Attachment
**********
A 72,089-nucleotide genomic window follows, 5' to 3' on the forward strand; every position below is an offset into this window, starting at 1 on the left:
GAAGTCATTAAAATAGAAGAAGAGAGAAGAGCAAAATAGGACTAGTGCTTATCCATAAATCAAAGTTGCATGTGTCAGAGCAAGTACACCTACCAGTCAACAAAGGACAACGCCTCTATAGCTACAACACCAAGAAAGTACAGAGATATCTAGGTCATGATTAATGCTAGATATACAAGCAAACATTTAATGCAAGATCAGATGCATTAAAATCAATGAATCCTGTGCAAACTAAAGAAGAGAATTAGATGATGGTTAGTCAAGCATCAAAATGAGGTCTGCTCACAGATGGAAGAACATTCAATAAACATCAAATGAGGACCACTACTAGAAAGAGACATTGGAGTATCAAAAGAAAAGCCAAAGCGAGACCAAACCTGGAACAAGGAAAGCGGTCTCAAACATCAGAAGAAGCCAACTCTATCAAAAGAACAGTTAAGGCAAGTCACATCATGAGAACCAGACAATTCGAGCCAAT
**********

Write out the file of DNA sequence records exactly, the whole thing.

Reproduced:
A 72,089-nucleotide genomic window follows, 5' to 3' on the forward strand; every position below is an offset into this window, starting at 1 on the left:
GAAGTCATTAAAATAGAAGAAGAGAGAAGAGCAAAATAGGACTAGTGCTTATCCATAAATCAAAGTTGCATGTGTCAGAGCAAGTACACCTACCAGTCAACAAAGGACAACGCCTCTATAGCTACAACACCAAGAAAGTACAGAGATATCTAGGTCATGATTAATGCTAGATATACAAGCAAACATTTAATGCAAGATCAGATGCATTAAAATCAATGAATCCTGTGCAAACTAAAGAAGAGAATTAGATGATGGTTAGTCAAGCATCAAAATGAGGTCTGCTCACAGATGGAAGAACATTCAATAAACATCAAATGAGGACCACTACTAGAAAGAGACATTGGAGTATCAAAAGAAAAGCCAAAGCGAGACCAAACCTGGAACAAGGAAAGCGGTCTCAAACATCAGAAGAAGCCAACTCTATCAAAAGAACAGTTAAGGCAAGTCACATCATGAGAACCAGACAATTCGAGCCAAT